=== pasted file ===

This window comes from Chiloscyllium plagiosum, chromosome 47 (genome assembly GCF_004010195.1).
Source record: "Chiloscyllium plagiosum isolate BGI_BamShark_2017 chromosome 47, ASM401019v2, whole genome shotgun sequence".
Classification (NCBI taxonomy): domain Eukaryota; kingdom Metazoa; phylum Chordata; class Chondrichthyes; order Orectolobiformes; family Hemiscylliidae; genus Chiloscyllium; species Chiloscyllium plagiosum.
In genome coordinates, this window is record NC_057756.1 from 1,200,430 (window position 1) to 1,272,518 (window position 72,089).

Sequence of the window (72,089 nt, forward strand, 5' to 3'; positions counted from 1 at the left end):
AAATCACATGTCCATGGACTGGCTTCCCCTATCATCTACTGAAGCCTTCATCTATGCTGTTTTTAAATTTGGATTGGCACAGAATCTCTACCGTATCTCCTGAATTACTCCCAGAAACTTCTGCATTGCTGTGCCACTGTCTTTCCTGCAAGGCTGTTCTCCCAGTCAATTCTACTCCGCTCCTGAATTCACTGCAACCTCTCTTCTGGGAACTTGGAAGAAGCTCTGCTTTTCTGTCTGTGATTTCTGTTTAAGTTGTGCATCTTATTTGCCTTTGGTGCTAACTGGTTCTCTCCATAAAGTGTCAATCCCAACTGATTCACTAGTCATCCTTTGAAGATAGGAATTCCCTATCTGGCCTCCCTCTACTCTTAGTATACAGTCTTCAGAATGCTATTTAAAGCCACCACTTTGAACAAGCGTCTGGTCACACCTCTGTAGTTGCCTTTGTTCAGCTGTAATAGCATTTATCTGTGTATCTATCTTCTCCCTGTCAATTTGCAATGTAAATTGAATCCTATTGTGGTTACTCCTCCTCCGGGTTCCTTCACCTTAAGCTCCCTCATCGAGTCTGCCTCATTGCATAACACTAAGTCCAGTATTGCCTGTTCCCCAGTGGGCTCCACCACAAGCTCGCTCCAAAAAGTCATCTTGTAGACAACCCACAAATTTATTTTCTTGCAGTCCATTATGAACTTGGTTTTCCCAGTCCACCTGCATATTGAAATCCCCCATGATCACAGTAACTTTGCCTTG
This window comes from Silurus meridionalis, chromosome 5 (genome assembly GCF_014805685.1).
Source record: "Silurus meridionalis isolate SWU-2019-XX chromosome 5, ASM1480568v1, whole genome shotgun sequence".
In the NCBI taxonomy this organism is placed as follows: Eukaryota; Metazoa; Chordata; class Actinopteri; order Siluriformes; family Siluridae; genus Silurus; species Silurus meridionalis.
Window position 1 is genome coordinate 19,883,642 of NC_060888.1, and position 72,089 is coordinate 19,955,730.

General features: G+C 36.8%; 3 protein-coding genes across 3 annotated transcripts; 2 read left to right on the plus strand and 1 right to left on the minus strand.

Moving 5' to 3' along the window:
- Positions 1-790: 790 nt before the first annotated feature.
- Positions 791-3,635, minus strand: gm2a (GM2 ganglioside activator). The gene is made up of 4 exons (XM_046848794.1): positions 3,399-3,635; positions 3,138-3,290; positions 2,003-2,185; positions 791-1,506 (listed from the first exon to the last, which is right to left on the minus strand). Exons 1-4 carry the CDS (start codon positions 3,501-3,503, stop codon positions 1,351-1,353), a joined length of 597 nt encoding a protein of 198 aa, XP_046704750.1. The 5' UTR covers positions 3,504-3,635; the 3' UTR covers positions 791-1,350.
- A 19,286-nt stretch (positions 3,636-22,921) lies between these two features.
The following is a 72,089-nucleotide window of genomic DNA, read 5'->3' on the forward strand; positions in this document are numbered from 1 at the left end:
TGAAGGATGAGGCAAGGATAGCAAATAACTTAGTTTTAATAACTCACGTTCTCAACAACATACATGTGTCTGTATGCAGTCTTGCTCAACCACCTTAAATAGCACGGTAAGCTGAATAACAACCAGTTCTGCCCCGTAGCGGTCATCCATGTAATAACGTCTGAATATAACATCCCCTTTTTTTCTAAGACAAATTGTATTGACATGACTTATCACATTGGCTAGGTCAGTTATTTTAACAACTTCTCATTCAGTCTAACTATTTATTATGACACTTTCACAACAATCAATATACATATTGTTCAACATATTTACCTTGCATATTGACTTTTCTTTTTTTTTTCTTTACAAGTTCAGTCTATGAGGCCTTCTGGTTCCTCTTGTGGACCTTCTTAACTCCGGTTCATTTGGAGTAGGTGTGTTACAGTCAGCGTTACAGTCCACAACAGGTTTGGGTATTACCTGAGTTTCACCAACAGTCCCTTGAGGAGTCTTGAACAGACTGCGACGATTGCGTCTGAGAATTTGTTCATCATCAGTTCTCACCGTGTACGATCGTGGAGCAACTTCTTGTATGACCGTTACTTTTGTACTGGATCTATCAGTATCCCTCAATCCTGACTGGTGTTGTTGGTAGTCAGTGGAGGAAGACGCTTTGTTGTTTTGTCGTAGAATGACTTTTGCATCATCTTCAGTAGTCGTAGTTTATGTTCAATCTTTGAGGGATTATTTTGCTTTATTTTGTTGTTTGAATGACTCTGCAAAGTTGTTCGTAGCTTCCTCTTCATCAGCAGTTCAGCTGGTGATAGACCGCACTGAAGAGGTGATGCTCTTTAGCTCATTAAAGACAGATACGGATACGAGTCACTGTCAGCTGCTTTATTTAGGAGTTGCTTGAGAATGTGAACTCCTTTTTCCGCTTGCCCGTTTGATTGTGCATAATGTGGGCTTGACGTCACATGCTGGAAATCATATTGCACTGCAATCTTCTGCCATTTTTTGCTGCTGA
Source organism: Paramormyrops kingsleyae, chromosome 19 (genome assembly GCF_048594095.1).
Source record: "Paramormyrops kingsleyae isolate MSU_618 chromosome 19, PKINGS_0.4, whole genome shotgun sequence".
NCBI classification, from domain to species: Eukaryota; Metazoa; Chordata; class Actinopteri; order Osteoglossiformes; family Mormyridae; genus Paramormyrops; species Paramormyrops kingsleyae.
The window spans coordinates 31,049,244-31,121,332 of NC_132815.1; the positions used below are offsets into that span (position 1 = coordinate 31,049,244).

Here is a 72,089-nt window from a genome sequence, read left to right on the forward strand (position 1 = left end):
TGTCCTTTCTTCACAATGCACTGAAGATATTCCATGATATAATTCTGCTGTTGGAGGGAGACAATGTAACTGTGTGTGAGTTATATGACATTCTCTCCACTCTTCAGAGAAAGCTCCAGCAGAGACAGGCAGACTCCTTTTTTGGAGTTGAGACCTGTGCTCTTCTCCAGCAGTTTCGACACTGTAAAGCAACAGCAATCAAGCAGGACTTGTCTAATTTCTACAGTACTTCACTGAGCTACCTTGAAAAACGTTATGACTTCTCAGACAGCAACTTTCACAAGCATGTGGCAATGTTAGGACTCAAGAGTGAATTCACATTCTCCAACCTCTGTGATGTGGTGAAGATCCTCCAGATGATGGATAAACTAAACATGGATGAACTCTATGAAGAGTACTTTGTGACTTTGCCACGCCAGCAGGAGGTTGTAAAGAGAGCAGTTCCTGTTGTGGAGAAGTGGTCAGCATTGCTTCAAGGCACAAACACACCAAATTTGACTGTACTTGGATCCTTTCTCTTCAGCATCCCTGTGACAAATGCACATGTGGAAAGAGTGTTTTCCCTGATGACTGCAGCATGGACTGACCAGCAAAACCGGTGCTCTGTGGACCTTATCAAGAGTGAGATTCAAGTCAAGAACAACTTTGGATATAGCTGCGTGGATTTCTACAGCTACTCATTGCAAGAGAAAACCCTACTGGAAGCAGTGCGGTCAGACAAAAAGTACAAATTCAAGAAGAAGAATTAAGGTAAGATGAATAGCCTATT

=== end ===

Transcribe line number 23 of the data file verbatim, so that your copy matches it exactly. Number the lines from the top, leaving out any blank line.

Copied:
TGTCCTTTCTTCACAATGCACTGAAGATATTCCATGATATAATTCTGCTGTTGGAGGGAGACAATGTAACTGTGTGTGAGTTATATGACATTCTCTCCACTCTTCAGAGAAAGCTCCAGCAGAGACAGGCAGACTCCTTTTTTGGAGTTGAGACCTGTGCTCTTCTCCAGCAGTTTCGACACTGTAAAGCAACAGCAATCAAGCAGGACTTGTCTAATTTCTACAGTACTTCACTGAGCTACCTTGAAAAACGTTATGACTTCTCAGACAGCAACTTTCACAAGCATGTGGCAATGTTAGGACTCAAGAGTGAATTCACATTCTCCAACCTCTGTGATGTGGTGAAGATCCTCCAGATGATGGATAAACTAAACATGGATGAACTCTATGAAGAGTACTTTGTGACTTTGCCACGCCAGCAGGAGGTTGTAAAGAGAGCAGTTCCTGTTGTGGAGAAGTGGTCAGCATTGCTTCAAGGCACAAACACACCAAATTTGACTGTACTTGGATCCTTTCTCTTCAGCATCCCTGTGACAAATGCACATGTGGAAAGAGTGTTTTCCCTGATGACTGCAGCATGGACTGACCAGCAAAACCGGTGCTCTGTGGACCTTATCAAGAGTGAGATTCAAGTCAAGAACAACTTTGGATATAGCTGCGTGGATTTCTACAGCTACTCATTGCAAGAGAAAACCCTACTGGAAGCAGTGCGGTCAGACAAAAAGTACAAATTCAAGAAGAAGAATTAAGGTAAGATGAATAGCCTATT